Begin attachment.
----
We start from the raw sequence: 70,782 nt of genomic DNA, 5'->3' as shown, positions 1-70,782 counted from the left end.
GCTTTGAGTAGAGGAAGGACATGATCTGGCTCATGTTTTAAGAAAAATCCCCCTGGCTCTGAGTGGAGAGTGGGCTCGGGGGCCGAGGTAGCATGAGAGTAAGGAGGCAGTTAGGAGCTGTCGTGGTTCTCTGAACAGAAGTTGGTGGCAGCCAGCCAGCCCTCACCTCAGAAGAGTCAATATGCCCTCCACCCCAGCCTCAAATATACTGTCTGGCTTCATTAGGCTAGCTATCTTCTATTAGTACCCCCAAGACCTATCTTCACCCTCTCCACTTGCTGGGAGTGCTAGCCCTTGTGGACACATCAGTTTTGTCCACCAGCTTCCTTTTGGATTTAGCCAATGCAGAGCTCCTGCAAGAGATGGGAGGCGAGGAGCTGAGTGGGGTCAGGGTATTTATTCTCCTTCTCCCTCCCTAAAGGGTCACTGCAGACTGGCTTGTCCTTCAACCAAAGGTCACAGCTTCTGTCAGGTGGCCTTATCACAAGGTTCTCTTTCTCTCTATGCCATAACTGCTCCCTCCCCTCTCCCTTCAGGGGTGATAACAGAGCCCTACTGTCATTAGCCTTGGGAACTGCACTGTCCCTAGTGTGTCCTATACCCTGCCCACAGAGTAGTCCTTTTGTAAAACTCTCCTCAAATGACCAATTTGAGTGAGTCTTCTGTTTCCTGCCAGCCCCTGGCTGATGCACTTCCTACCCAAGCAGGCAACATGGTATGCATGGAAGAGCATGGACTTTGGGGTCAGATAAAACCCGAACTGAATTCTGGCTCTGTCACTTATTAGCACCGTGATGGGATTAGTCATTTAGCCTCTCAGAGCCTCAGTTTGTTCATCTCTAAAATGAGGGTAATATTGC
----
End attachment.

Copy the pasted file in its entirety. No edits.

We start from the raw sequence: 70,782 nt of genomic DNA, 5'->3' as shown, positions 1-70,782 counted from the left end.
GCTTTGAGTAGAGGAAGGACATGATCTGGCTCATGTTTTAAGAAAAATCCCCCTGGCTCTGAGTGGAGAGTGGGCTCGGGGGCCGAGGTAGCATGAGAGTAAGGAGGCAGTTAGGAGCTGTCGTGGTTCTCTGAACAGAAGTTGGTGGCAGCCAGCCAGCCCTCACCTCAGAAGAGTCAATATGCCCTCCACCCCAGCCTCAAATATACTGTCTGGCTTCATTAGGCTAGCTATCTTCTATTAGTACCCCCAAGACCTATCTTCACCCTCTCCACTTGCTGGGAGTGCTAGCCCTTGTGGACACATCAGTTTTGTCCACCAGCTTCCTTTTGGATTTAGCCAATGCAGAGCTCCTGCAAGAGATGGGAGGCGAGGAGCTGAGTGGGGTCAGGGTATTTATTCTCCTTCTCCCTCCCTAAAGGGTCACTGCAGACTGGCTTGTCCTTCAACCAAAGGTCACAGCTTCTGTCAGGTGGCCTTATCACAAGGTTCTCTTTCTCTCTATGCCATAACTGCTCCCTCCCCTCTCCCTTCAGGGGTGATAACAGAGCCCTACTGTCATTAGCCTTGGGAACTGCACTGTCCCTAGTGTGTCCTATACCCTGCCCACAGAGTAGTCCTTTTGTAAAACTCTCCTCAAATGACCAATTTGAGTGAGTCTTCTGTTTCCTGCCAGCCCCTGGCTGATGCACTTCCTACCCAAGCAGGCAACATGGTATGCATGGAAGAGCATGGACTTTGGGGTCAGATAAAACCCGAACTGAATTCTGGCTCTGTCACTTATTAGCACCGTGATGGGATTAGTCATTTAGCCTCTCAGAGCCTCAGTTTGTTCATCTCTAAAATGAGGGTAATATTGC